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All She Ever Looked For: Kate Bush’s Never For Ever, 40 Years On
Ben Hewitt , September 7th, 2020 08:02

Kate Bush’s third album is not her most celebrated but, Ben Hewitt argues, it might be her most pivotal – the start of her transition from artist to auteur

No one was safe once Kate Bush arrived at Abbey Road, not even the people in the canteen. Sessions on 1980’s Never For Ever were fun but punishingly long, especially when she and her band spent hours playing with their freaky new toy, a Fairlight CMI digital sampler. One day, they smashed all the studio’s crockery and recorded the different timbres of each shattering cup and glass, just so they could play an arpeggio of breaking-shard samples on ‘Babooshka’. It sounded incredible, but not everyone thought the effect justified the means: the kitchen staff were so appalled, writes Graeme Thomson in his fascinating biography Under The Ivy, that Bush apparently grovelled for forgiveness with Belgian chocolates.

Maybe the final confectionery-based detail in that anecdote is too good to be true, just like the apocryphal tale of Bush inviting an excited EMI bigwig to her house to show him what she’d been working on during a long, mysterious hiatus, only to then present him with some freshly baked cakes. What is beyond doubt, though, is how much hard graft went into her third album, and what a huge turning point it proved to be. Despite being overshadowed by what followed, it’s the start of her transformation into a one-of-a-kind auteur, the record that made her later, greater glories possible. Tired of EMI’s conveyor-belt approach to rushing out LPs, Bush assumed more ownership in the studio and changed the way she made music forever. “The whole thing was so satisfying,” she enthused in 1980. “To actually have control of my baby for the first time.” Forty years later, it’s no less significant: Never For Ever isn’t Bush’s best album, but it might well be the most important.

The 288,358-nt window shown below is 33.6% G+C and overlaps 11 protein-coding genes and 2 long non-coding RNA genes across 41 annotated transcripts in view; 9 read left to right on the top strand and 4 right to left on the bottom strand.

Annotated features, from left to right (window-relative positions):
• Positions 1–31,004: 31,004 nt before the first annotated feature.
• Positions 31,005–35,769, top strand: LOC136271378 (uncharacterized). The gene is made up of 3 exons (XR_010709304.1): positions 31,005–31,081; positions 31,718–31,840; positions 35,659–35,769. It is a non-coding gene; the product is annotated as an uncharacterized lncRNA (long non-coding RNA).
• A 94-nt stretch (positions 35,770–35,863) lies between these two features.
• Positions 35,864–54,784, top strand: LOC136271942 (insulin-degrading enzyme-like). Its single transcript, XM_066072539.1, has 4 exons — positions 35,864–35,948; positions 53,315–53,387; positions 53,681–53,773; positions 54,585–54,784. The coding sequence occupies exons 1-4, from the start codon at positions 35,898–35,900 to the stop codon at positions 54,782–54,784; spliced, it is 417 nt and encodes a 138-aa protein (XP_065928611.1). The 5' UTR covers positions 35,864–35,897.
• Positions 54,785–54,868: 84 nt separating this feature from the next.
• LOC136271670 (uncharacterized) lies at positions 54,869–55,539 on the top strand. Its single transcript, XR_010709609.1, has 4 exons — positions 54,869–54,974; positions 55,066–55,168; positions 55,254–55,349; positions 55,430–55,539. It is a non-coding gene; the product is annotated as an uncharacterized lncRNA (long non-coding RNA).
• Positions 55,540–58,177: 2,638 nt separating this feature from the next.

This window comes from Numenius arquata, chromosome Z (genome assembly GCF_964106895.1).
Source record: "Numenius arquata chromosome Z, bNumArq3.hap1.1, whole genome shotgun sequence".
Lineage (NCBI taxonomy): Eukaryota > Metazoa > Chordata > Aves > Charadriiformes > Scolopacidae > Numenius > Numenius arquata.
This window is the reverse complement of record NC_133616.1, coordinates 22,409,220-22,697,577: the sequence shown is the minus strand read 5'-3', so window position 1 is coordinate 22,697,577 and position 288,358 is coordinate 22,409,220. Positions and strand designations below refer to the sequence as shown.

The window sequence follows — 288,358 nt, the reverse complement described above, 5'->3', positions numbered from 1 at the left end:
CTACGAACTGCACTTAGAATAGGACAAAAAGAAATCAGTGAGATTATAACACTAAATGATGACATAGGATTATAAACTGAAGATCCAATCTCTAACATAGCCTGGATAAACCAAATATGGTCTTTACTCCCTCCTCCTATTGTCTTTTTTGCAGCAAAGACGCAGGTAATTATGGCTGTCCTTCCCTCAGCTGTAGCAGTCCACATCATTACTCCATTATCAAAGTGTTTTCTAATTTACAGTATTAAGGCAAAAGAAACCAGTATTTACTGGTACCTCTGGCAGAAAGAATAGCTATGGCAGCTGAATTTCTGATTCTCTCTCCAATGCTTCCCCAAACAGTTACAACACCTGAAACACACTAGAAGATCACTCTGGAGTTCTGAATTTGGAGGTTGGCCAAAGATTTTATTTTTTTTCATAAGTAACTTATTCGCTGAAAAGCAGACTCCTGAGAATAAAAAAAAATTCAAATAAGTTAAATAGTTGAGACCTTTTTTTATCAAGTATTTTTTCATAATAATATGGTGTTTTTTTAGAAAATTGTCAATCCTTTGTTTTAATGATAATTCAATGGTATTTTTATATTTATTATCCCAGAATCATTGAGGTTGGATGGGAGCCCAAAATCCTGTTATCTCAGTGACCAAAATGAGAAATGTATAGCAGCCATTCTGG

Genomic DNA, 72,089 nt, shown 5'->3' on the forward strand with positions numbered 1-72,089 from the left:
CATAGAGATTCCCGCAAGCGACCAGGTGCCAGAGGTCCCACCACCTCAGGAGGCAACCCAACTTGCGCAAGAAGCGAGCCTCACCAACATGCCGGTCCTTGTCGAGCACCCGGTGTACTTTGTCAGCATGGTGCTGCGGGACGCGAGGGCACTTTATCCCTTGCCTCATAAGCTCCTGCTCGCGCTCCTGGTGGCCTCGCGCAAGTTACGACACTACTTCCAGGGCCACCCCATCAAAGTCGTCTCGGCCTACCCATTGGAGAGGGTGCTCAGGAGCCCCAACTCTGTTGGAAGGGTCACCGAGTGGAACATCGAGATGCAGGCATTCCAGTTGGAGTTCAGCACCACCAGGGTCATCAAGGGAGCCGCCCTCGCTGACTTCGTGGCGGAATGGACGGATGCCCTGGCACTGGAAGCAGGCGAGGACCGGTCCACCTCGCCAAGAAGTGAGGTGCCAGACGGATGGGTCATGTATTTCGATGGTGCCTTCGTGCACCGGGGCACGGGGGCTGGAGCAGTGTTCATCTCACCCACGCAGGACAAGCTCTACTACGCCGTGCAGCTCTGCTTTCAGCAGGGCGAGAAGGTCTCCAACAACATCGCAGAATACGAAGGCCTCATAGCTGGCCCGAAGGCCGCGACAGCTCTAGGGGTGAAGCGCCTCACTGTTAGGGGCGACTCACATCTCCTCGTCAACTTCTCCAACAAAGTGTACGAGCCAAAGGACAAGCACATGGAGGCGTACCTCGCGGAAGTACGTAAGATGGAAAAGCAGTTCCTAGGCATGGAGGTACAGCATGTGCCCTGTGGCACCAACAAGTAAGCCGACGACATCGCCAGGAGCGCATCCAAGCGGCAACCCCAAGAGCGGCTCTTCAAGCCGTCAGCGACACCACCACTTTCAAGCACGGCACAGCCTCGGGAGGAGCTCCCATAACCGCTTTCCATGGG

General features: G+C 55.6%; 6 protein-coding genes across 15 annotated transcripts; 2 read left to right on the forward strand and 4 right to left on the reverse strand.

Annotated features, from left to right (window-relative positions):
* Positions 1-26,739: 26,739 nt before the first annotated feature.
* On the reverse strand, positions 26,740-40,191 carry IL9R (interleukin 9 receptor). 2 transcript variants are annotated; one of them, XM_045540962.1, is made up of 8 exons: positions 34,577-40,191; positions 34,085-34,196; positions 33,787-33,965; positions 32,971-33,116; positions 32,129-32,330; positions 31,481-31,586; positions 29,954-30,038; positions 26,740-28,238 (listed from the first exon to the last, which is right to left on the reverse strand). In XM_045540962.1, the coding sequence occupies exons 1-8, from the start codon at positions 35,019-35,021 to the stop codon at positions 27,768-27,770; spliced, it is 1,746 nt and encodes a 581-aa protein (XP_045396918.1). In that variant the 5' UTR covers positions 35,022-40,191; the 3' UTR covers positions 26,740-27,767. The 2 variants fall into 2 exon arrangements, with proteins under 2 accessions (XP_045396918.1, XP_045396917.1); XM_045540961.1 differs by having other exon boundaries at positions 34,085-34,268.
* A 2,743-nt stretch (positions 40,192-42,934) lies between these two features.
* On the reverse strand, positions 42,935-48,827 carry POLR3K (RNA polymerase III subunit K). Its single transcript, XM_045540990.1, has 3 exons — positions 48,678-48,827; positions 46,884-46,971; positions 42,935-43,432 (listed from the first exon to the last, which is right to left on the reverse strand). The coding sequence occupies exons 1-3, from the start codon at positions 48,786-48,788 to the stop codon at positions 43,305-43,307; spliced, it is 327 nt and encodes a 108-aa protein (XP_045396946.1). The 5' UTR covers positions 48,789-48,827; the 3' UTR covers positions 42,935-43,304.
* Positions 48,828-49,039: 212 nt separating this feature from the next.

By late 1979, Bush was long used to battling EMI. If the label had gotten its way three years previously, her first release would have been the fun-yet-forgettable ‘James And The Cold Gun’; Bush pushed for ‘Wuthering Heights’ instead, and duly became the first woman to hit No 1 with a self-written single. Still, there were only so many fights a 19 year old could win in a sexist, stuffy industry. After the success of 1978’s The Kick Inside EMI demanded an instant follow-up, giving her only weeks to write new material and forcing her to mostly use years-old compositions. Worse, they then backed producer Andrew Powell’s decision to again replace her group, the KT Bush Band, with session musicians. The patchy Lionheart, released nine months after her debut, left her cold. “Though they were my songs and I was singing them, the finished product was not what I wanted,” she later told Keyboard.

Never For Ever would change all that. Draining as it was, Bush’s gruelling Tour Of Life gave her the chance to co-produce 1979’s On Stage EP with engineer Jon Kelly, convincing her they could handle a full album together. She ousted Powell and combined the session hands with her band members, swapping them in and out like rolling subs and making them record take after take. Another Bush biographer, Rob Jovanovic, estimates she spent an unprecedented five months writing and demoing at Abbey Road, honing new and old ideas alike, while keyboardist Max Middleton told Thomson the sessions were so exacting because of her obsession with finding “something nebulous that was hard to pinpoint”. For Bush the autonomy was worth savouring, no matter how painstaking the process. “It was the first step I’d really taken in controlling the sounds,” she said, “and being pleased with what was coming back.”